Friday, February 27, 2015

The Theory of Everything (2014)

The Theory of Everything is one of two British biopics about British scientists struggling with issues while trying to solve complex problems that have been predictably nominated for the Oscars this year, the other being The Imitation Game. But while the Imitation Game's Alan Turing and World War II setting are interesting, The Theory of Everything's subject, Stephen Hawking, is much more personally interesting to me because as a young man, I loved his book, A Brief History of Time, and got really into learning about cosmology as a result, even building a website and some animations explaining some of its concepts that became surprisingly well traveled back in the late 1990's.

But The Theory of Everything isn't really about Hawking's scientific research--rather it's more about his personal life, specifically his relationship with his first wife and the strain put upon their relationship by Hawking's atypical variation of amyotrophic lateral sclerosis ("ALS" or "Lou Gerhig's Disease"). And the result is a decent drama, but not quite as personally interesting to me as a film that went deeper into his research would have been.

Based on the autobiography by the actual Jane Wilde, the film begins when Stephen Hawking (Eddie Redmayne) was still a healthy physics student. He encounters Jane Wilde (Felicity Jones) and the two begin a relationship when Hawking's ALS surfaces. Despite the diagnosis that Hawking likely only has two years left, Jane opts to stay with him and they marry. As Hawking continues to make strides in his research, his body continues to deteriorate and between helping the surprisingly resilient Hawking and taking care of their children, Jane begins to feel unable to handle it all.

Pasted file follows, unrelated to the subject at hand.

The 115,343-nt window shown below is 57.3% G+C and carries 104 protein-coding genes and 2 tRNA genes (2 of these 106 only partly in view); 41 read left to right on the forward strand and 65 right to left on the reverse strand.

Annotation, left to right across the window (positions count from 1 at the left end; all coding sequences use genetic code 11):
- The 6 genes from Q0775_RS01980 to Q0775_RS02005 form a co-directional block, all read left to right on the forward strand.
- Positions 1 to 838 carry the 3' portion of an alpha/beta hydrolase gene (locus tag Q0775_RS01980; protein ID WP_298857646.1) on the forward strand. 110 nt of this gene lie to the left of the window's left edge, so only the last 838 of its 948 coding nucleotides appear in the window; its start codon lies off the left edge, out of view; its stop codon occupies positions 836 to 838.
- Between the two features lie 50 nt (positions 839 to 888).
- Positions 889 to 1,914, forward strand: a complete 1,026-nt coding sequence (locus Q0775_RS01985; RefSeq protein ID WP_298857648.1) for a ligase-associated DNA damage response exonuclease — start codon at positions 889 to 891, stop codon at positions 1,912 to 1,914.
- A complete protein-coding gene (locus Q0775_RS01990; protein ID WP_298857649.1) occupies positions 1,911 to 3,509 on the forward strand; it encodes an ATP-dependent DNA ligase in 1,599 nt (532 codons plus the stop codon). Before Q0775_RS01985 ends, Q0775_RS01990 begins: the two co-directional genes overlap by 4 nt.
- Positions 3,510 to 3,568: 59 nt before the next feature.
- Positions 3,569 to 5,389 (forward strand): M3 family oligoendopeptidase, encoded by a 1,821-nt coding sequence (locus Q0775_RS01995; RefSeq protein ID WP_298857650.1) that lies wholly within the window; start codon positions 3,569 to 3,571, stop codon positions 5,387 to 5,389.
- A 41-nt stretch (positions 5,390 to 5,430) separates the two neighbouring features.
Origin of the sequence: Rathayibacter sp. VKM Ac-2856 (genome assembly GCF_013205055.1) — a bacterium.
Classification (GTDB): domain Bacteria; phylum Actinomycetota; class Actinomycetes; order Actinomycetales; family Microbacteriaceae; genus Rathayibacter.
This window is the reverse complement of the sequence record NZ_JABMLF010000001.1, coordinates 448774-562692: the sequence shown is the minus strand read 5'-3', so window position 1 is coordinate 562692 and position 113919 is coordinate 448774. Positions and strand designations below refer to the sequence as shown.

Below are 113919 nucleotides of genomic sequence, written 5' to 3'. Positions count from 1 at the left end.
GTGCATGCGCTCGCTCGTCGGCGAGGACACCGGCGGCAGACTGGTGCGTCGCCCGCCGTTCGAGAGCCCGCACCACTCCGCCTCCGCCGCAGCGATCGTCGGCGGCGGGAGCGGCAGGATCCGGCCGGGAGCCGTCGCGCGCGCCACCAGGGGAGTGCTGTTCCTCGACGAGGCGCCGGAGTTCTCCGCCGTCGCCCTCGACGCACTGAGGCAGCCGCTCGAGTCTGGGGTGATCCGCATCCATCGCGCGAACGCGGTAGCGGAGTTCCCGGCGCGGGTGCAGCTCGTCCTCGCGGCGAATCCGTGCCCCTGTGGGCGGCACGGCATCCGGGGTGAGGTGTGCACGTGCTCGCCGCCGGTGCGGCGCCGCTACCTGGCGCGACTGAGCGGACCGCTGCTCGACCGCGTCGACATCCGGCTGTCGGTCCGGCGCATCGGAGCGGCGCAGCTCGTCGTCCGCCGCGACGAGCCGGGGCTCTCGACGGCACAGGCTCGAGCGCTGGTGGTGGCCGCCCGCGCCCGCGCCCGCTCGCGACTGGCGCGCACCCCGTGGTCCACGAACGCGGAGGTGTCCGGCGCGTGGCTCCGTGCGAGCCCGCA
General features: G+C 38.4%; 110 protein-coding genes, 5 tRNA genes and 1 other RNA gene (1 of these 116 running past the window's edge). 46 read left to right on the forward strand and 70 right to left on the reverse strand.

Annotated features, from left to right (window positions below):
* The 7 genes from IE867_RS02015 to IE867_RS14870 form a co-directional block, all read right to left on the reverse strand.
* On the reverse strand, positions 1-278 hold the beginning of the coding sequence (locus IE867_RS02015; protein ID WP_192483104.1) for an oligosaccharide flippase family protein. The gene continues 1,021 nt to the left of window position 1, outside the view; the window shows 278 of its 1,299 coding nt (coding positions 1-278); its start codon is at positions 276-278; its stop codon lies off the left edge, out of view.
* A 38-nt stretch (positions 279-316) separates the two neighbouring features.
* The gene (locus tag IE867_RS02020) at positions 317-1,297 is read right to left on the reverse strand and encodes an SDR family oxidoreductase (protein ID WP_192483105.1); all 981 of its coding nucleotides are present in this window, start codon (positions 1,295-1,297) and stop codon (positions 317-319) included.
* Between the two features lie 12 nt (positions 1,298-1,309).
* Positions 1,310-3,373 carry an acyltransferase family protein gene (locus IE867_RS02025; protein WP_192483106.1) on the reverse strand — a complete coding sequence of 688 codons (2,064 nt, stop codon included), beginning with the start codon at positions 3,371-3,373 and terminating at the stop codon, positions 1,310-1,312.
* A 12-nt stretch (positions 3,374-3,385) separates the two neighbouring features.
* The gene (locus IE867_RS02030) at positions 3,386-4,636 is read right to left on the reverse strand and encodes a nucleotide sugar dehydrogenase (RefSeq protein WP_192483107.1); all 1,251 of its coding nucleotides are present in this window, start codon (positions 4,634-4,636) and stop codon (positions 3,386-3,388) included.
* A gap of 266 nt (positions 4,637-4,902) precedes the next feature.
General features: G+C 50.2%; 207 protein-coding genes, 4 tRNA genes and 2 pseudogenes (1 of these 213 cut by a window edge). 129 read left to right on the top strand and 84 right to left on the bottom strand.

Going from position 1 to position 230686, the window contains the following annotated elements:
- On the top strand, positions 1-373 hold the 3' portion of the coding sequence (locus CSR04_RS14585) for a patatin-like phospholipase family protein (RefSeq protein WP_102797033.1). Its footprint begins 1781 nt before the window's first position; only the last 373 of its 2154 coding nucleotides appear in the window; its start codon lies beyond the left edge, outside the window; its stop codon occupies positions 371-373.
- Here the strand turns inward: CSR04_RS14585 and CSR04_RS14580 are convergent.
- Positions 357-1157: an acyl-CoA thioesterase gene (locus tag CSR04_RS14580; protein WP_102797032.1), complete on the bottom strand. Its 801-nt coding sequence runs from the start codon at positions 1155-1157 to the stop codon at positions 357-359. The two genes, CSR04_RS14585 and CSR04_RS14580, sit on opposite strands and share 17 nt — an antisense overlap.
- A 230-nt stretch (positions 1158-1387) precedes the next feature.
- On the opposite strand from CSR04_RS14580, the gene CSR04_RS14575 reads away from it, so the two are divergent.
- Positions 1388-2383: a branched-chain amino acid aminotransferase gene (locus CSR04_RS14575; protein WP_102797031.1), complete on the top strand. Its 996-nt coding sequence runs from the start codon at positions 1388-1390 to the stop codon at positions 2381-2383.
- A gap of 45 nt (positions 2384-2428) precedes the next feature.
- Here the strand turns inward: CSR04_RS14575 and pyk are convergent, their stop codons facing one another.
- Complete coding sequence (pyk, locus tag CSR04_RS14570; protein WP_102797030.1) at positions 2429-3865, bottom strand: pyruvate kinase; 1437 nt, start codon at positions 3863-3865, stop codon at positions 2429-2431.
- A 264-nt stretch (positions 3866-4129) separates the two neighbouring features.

While some of the details do seem to be out of order, based on what I remember from watching the previous documentary biography, A Brief History of Time, The Theory of Everything still manages to tell a decent rendition of Hawking's story, but more from Jane's perspective, once the film gets going. It's still never entirely certain whose perspective the film is primarily going with, leaving it a little ambiguous. We spend a bit too much time in Stephen's head when it comes to the science and with Stephen in terms of time, but he doesn't seem to have much conflict to deal with in the story, the weight of that resting on Jane, who we actually don't get quite enough access to. In the end, this leaves the film feeling just a little shallow.

The end of the film also feels a touch pat and kind of reveals that there wasn't quite a complete narrative to the film. Perhaps if the film focused a little more on the separation and reconcile in the latter part of the film, it might have worked better, but as it was and perhaps due to the limitations of the source material, The Theory of Everything just feels a tiny bit short.

The film's direction has that typical prestige picture control with a nice little bit of effects to demonstrate Hawking's brain in action. It's a nice touch to help visually explain Hawking's scientific breakthroughs, but I think it distracts from the subjective viewpoint of the film being Jane's to some extent. Eddie Redmayne actually does an impressive rendition of Stephen Hawking and captures not only the slow deterioration of his body, but also that positive, goofy attitude that Hawking was known for, down to the bemused grin you often see in pictures of him. Felicity Jones doesn't fare quite as well, being stronger in the first half of the movie as she plays a woman her own age. However, as Jane gets older, Felicity doesn't seem to age up with her and I wasn't entirely sold on her weariness either--by the film's end, the contrast between hers and Redmayne's performances become quite noticeable and threaten to break the suspension of disbelief.